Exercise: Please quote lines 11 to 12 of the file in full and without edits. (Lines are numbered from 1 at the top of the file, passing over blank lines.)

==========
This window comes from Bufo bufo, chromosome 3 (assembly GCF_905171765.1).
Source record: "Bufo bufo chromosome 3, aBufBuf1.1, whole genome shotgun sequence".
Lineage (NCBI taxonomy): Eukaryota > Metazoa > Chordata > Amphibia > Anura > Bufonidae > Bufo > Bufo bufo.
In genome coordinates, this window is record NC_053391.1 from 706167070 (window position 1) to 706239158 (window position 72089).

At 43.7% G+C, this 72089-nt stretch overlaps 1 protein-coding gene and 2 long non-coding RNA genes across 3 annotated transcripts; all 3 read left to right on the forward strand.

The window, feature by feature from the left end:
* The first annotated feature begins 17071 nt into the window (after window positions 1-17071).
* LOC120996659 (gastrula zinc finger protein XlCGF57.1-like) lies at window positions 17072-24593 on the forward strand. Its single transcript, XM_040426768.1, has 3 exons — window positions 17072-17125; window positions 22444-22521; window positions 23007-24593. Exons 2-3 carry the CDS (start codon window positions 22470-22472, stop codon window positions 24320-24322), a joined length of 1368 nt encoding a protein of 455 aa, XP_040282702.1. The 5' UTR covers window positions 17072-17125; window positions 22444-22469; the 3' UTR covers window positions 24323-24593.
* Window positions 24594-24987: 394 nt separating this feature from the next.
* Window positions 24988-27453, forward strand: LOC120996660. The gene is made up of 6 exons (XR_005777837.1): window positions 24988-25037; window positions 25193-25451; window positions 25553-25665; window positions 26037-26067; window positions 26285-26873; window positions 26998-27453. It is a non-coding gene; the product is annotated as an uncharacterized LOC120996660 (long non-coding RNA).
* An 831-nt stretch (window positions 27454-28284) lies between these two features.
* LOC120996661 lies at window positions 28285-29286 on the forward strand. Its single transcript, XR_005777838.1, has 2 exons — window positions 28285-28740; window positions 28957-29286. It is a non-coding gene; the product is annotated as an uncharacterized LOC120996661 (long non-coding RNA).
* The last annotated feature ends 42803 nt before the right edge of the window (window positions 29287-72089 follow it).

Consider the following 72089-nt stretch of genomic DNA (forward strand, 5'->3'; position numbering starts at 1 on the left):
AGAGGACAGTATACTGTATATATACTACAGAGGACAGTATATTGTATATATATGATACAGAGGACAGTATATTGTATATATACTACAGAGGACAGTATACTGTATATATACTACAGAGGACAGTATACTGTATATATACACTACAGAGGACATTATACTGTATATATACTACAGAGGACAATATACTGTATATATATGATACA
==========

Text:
* An 831-nt stretch (window positions 27454-28284) lies between these two features.
* LOC120996661 lies at window positions 28285-29286 on the forward strand. Its single transcript, XR_005777838.1, has 2 exons — window positions 28285-28740; window positions 28957-29286. It is a non-coding gene; the product is annotated as an uncharacterized LOC120996661 (long non-coding RNA).